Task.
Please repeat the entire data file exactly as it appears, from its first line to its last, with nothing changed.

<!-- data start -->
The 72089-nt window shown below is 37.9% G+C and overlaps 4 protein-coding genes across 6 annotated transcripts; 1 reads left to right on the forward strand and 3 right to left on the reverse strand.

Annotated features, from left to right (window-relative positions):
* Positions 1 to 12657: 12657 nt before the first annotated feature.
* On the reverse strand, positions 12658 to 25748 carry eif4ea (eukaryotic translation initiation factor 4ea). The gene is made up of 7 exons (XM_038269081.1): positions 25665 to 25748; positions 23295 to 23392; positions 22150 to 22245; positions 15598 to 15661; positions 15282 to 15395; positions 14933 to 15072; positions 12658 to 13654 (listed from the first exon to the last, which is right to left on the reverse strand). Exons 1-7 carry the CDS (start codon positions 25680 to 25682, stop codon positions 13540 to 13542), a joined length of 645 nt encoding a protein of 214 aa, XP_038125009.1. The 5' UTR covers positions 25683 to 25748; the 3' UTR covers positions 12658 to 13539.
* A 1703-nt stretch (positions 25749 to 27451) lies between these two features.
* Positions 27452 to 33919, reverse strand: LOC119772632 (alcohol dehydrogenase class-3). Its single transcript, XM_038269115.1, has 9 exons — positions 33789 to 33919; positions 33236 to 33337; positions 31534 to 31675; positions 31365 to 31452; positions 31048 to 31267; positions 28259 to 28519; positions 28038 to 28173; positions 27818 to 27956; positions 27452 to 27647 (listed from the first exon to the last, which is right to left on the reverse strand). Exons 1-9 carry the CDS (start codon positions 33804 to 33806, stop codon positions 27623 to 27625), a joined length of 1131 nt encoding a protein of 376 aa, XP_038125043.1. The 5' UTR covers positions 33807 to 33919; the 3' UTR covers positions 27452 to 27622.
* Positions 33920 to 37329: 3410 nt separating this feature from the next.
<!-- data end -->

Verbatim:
The 72089-nt window shown below is 37.9% G+C and overlaps 4 protein-coding genes across 6 annotated transcripts; 1 reads left to right on the forward strand and 3 right to left on the reverse strand.

Annotated features, from left to right (window-relative positions):
* Positions 1 to 12657: 12657 nt before the first annotated feature.
* On the reverse strand, positions 12658 to 25748 carry eif4ea (eukaryotic translation initiation factor 4ea). The gene is made up of 7 exons (XM_038269081.1): positions 25665 to 25748; positions 23295 to 23392; positions 22150 to 22245; positions 15598 to 15661; positions 15282 to 15395; positions 14933 to 15072; positions 12658 to 13654 (listed from the first exon to the last, which is right to left on the reverse strand). Exons 1-7 carry the CDS (start codon positions 25680 to 25682, stop codon positions 13540 to 13542), a joined length of 645 nt encoding a protein of 214 aa, XP_038125009.1. The 5' UTR covers positions 25683 to 25748; the 3' UTR covers positions 12658 to 13539.
* A 1703-nt stretch (positions 25749 to 27451) lies between these two features.
* Positions 27452 to 33919, reverse strand: LOC119772632 (alcohol dehydrogenase class-3). Its single transcript, XM_038269115.1, has 9 exons — positions 33789 to 33919; positions 33236 to 33337; positions 31534 to 31675; positions 31365 to 31452; positions 31048 to 31267; positions 28259 to 28519; positions 28038 to 28173; positions 27818 to 27956; positions 27452 to 27647 (listed from the first exon to the last, which is right to left on the reverse strand). Exons 1-9 carry the CDS (start codon positions 33804 to 33806, stop codon positions 27623 to 27625), a joined length of 1131 nt encoding a protein of 376 aa, XP_038125043.1. The 5' UTR covers positions 33807 to 33919; the 3' UTR covers positions 27452 to 27622.
* Positions 33920 to 37329: 3410 nt separating this feature from the next.